Yemen's "interim" president, Abd Rabbuh Mansour Hadi, issued a series of decrees yesterday which have been hailed as his boldest move yet towards curbing the influence of ex-President Saleh's family.
Saleh's son, Ahmad – formerly in charge of the Republican Guard – was named as Yemen's new ambassador in the United Arab Emirates. Two of the ex-president's nephews who also held key posts in the security apparatus have been appointed as military attaches in Germany and Ethiopia.
The move, in effect, gives them some status while minimising opportunities to meddle by posting them abroad.
Ex-President Saleh is currently abroad too: he arrived in Saudi Arabia earlier this month for what is officially described as medical treatment. In February, the UN Security Council named him, along with southern separatist leader Ali Salim al-Baidh, in connection with "reports of interference" in the country's political transition process.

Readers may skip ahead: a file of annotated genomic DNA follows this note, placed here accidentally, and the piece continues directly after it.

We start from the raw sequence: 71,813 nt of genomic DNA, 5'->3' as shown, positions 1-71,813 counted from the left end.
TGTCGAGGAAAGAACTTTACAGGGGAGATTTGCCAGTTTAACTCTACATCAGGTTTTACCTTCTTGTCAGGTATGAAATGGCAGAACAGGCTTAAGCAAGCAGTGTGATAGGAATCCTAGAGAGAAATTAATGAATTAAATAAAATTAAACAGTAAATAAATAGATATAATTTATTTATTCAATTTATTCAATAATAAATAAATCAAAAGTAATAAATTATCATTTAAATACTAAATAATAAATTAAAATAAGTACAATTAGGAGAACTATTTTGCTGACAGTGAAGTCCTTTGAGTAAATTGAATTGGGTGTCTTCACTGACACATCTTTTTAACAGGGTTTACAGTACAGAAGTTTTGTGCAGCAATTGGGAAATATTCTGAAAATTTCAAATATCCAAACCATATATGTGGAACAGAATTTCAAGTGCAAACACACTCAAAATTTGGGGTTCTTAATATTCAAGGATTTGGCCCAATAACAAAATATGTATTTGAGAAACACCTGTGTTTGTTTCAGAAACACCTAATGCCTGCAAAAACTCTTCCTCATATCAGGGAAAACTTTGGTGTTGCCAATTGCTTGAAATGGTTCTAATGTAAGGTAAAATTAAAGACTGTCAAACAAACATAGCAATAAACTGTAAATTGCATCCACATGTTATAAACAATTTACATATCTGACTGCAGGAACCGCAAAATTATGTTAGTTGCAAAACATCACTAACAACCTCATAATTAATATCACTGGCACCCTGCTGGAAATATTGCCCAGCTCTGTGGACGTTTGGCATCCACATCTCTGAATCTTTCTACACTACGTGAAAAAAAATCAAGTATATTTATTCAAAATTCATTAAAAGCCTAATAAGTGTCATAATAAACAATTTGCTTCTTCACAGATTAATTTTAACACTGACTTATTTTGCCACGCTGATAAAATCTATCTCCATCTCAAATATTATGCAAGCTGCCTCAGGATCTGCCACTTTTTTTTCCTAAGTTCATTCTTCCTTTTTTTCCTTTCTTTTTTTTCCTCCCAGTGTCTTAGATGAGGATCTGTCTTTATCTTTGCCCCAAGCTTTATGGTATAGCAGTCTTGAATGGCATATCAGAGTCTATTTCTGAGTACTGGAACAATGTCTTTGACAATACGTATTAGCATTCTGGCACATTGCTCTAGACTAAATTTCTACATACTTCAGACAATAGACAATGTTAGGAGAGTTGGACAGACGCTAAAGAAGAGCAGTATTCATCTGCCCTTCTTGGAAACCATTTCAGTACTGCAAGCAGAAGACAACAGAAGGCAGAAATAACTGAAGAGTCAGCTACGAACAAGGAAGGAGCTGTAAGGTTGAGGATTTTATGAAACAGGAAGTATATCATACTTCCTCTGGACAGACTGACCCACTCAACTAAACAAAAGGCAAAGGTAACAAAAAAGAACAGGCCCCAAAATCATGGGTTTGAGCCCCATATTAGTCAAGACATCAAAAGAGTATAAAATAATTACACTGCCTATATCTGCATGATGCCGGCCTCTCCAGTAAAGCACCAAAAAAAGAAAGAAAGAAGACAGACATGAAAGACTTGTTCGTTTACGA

Another interesting development concerned General Ali Muhsin al-Ahmar, commander of the First Armoured Division, a kinsman and former ally of Saleh who turned against him during the 2011 uprising.
The First Armoured Division is to be merged into other parts of the military and its base in Sana'a will be turned into a national park, according to one of yesterday's decrees. Ali Muhsin will become an "adviser" to the president – a role that confers status without necessarily giving him much influence.
Posted by Brian Whitaker
Thursday, 11 April 2013